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The Art Of The Snap

Peter Levis (’17) sits in a small, darkly lit room, his face a fiery red as he taps his phone with fury. “Peter, what’s wrong?” I ask nervously. He has just finished another round of scrolling through stupid Snapchat stories. Peter’s rage is not uncommon. Since the app’s release of the story feature in 2014, […]

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Peter Levis (’17) sits in a small, darkly lit room, his face a fiery red as he taps his phone with fury. “Peter, what’s wrong?” I ask nervously.

He has just finished another round of scrolling through stupid Snapchat stories.

Peter’s rage is not uncommon. Since the app’s release of the story feature in 2014, users have struggled with the million-dollar question: “Is this ‘story worthy?'”

They must decide between what is appropriate for everyone’s viewing pleasure versus what should be shared only between friends versus what should be seen by no one at all. It’s a fine line to walk, but where is that line?

In the judgment of Casey Loftus (’17), “the point of the Snapchat story is for people to see cool things that they wouldn’t normally see.” He enjoys a good series of videos, where one story leads directly into the next.

“Keep me on the edge of my seat,” Casey commands.

But concerts, sunsets, and meals? Neither Casey nor Peter could wrap their heads around those ones.

“We all eat,” Casey points out. “If I wanted to see the clouds, I could just look outside.”

Peter called the constant concert snapping “immature,” using his best high-pitched middle school girl voice to imitate, “Oh my gosh, I’m at a concert, everybody look!”

So are these guys right? Is it the downfall of our generation to post everything on social media so that everyone knows what we’re doing at all times? Not everyone agrees.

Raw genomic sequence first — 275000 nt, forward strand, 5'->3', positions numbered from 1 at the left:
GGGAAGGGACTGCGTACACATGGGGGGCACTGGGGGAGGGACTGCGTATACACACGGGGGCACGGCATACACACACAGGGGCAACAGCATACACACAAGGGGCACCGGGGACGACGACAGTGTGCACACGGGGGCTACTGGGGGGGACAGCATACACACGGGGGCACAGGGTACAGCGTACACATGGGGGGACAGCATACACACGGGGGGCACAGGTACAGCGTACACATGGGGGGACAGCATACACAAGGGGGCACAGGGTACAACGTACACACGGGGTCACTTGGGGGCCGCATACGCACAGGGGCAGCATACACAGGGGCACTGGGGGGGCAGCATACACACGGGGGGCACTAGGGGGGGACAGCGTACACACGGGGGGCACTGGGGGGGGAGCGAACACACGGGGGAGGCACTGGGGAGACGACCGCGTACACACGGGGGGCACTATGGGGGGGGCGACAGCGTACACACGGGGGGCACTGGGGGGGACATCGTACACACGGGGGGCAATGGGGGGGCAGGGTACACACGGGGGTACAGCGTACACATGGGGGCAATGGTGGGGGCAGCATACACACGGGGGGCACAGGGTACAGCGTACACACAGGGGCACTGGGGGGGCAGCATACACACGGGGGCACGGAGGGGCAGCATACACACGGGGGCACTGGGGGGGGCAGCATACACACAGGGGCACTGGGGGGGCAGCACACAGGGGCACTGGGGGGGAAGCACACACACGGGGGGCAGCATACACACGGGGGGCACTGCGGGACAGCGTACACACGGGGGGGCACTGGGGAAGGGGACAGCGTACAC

Many would argue that if someone doesn’t like the content or length of a story, they don’t have to watch it. Even Peter agrees that the ability to skip through things you don’t care about “kind of lets you go at your own pace. It’s nice.”

Casey acknowledges this too but adds that a long, tap-through story “is a waste of my time, and yours.”

The Lake Tahoe new year’s music festival Snowglobe drew some of the harshest criticism for concert goers who “over-used” the app there.

But Katie Harrington (’17), who claims that her story was over 200 seconds, defended herself — for her, Snapchat is a way to celebrate her life and capture some of her favorite moments.

“I mean, if it’s my social media account, shouldn’t I be able to post what I want to?” reasoned an annoyed Katie.

Eric Hintz (’17), another avid snapper, voiced a similar sentiment.

“People can post whatever they want; I really don’t care.”

At the end of the day, no matter where you stand on this issue, we can all agree that any kind of action by Snapchat to limit what users can put on their stories would be an attack against free speech. And, since we here in America are not communist Russia, no one wants that.

So let’s enjoy our rights to snap as we please and continue to tap past the ones we don’t like. Snap
and tap, CB, snap and tap.

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